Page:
Fantasy is a genre that, for me, needs magic not only in the storyline but also in the narration of the novel itself. It’s that magic which endears it to the reader, and makes novels like the Harry Potter series or The Hobbit enjoyable. I’ve read very few in the genre from Indian authors who write in English, so when the author approached me for reviewing this book, I only slightly hesitated before accepting it.
Sceadu (pronounced Shay-du, and meaning “shadow”) is a land discovered by accident, by a nine year old girl, Matilda (Tilda). She finds the entrance after reading a book she found at a used-book sale. Circumstances fall in place as her parents and aunt are called elsewhere urgently, and leave her, her brother Robert and cousins, Patrick and Steven home-alone. When her cousins refuse to believe her that Sceadu exists, she storms off to the land in a huff. When they notice Matilda is missing, her brother and cousins themselves enter the land to rescue her, battling the creatures of the land (Faeries, Imps, Goblins and Ghouls, led by Resolutus, the evil king). They come to know that a prophecy foretells that the four of them must win their battle against the magical creatures to stop their world on earth from being destroyed.
While I wouldn’t say that this book has magical narration in oodles, it has enough to complement the magical creatures and storyline. The idea of a land within our shadow was very interesting, and to have the clues to the land in a book was well done. The land, with its various kingdoms, and creatures kept me engaged once the story shifted to it. The character sketching of the four children was well thought. Adamant Tilda, who believes the land in a book, reminds me of Ginny Weasley in The Chamber of Secrets. Her reasoning and understanding of the land is crucial. Patrick and Robert are the egoistical ones, determined to play leader, but their love for Tilda trumps all other aspects of their character. And Steven is kind of like Dilton Doiley, not the leader but still, wise and helpful when the time comes. The idea of the whispering river was another thing I loved in the tale. Overall, I’d say there are lots of things to enjoy in this book.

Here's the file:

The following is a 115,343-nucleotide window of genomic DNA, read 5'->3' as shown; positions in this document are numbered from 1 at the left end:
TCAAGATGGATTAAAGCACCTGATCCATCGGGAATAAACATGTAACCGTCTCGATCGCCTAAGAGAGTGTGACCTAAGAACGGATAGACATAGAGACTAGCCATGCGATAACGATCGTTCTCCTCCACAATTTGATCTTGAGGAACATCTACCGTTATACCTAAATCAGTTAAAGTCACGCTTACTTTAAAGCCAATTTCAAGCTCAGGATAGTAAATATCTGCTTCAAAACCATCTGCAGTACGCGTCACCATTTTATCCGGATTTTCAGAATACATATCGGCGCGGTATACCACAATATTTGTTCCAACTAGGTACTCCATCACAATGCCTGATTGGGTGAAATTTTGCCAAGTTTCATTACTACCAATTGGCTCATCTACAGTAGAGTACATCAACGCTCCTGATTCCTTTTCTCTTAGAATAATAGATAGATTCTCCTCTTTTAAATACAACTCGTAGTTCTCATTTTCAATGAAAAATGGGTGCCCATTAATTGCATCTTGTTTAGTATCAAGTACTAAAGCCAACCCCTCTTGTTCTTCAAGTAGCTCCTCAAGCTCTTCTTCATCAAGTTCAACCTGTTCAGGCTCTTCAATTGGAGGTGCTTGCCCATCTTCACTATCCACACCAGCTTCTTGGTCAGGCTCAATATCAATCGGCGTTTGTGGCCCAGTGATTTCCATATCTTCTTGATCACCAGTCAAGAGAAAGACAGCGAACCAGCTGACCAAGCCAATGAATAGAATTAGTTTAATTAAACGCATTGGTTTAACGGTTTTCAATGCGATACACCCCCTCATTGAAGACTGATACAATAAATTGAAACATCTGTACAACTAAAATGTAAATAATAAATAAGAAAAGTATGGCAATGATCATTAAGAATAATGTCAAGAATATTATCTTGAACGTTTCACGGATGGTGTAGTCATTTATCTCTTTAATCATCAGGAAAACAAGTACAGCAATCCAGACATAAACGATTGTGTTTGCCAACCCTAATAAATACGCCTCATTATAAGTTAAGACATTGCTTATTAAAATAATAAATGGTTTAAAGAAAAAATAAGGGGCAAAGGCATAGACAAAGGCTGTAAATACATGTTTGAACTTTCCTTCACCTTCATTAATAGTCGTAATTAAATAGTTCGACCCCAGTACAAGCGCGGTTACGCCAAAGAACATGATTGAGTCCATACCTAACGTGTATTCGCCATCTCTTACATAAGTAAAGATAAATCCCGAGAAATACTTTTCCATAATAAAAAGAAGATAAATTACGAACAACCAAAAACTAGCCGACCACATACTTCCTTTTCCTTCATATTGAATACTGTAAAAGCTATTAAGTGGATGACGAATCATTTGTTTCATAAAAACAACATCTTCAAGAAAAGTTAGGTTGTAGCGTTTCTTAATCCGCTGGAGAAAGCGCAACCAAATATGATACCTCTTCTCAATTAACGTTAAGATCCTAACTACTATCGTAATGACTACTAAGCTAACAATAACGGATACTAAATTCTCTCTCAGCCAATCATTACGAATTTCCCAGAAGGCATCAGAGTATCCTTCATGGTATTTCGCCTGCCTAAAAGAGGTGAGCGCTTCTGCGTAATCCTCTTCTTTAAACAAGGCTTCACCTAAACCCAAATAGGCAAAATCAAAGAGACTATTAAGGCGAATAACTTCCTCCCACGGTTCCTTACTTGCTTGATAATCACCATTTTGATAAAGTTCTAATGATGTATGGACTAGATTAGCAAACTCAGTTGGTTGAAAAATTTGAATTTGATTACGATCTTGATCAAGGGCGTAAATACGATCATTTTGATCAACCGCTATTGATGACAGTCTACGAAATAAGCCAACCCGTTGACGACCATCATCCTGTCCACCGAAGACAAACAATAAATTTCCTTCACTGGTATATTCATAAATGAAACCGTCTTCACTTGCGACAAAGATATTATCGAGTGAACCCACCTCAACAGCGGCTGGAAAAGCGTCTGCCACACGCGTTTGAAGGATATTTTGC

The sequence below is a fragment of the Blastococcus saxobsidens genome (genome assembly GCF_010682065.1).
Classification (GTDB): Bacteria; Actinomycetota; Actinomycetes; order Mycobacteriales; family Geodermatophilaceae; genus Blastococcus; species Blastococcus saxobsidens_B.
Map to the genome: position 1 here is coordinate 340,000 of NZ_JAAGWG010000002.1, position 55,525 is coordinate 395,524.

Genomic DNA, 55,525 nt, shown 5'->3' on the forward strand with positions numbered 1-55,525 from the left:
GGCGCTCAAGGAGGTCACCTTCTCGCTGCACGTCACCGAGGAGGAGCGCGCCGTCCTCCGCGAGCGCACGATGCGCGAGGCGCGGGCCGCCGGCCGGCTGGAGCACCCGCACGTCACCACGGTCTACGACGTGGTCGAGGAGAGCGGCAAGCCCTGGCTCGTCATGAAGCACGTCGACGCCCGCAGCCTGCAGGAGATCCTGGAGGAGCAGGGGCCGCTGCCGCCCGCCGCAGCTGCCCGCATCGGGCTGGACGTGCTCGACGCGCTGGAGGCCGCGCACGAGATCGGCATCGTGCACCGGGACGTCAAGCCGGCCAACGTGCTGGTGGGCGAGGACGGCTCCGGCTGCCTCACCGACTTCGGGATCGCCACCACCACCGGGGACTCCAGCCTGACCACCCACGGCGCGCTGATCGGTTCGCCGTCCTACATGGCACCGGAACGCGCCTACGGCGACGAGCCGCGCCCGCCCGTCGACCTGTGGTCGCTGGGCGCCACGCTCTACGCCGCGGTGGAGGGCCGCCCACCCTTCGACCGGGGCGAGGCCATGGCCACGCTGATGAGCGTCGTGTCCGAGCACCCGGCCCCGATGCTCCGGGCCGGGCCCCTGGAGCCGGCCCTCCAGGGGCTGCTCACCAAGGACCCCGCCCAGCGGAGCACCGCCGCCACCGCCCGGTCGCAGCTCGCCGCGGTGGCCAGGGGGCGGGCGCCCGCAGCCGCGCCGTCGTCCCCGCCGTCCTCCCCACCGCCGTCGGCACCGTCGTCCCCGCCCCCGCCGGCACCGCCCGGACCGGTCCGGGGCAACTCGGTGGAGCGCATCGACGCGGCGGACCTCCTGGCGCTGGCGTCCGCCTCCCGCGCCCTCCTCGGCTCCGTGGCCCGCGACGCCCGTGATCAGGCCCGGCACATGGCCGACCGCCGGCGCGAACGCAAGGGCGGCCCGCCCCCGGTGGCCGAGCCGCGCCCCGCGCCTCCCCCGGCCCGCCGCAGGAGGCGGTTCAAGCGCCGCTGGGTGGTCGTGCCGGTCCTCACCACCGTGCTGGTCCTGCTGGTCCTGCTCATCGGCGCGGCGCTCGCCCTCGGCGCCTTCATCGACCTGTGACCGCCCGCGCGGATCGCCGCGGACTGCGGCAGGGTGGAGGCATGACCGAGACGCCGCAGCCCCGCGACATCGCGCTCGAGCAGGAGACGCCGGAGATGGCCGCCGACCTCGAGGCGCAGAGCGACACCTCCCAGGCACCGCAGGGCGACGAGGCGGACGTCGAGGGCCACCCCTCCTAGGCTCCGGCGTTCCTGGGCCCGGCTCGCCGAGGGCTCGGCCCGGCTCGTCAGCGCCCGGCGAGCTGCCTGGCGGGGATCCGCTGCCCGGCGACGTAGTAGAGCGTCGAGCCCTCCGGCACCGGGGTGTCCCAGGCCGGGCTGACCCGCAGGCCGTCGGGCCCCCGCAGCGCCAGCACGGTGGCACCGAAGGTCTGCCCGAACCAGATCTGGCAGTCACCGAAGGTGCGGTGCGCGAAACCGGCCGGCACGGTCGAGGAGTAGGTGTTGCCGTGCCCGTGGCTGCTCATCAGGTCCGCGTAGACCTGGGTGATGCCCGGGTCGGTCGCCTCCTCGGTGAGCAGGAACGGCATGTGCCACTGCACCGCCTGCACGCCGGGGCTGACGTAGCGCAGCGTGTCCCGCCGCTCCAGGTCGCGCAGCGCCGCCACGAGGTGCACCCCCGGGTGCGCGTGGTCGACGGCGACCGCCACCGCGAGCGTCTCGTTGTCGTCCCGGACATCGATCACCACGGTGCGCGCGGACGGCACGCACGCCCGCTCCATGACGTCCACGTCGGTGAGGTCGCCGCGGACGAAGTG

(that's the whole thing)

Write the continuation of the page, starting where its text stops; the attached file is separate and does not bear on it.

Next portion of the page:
The book that leads to Sceadu doesn’t play a big part, which is a let-down. I would have liked to know more about it, why it made Tilda attracted to it and such. There were parts that were a bit slow paced. These are the ones that happen away from Sceadu, like Evan’s explanations or when the parents are leaving or when the cousins are at loggerheads. While they matter to the story, they don’t hold my interest as much as the journey of the four through Sceadu and their meetings with the fantastical creatures. The land of Sceadu has many kingdoms, and their names and locations tended to be confusing. The map helps a little, but it’s not nice when one has to break the flow to go back to the map. And lastly, I’d say the boys were a little too hungry given the amount of food talk.
This book, for me, has more positive aspects than the negative ones, and is worth reading. The book will appeal to anyone who loves fantasy genre, old or young, but more to the children because as adults, we sometimes tend to analyze as we read.
Author: Prashant Pinge
Genre: Fantasy Fiction
Publisher: Amazon Digital Services
Price: INR 250
(26th December 2014)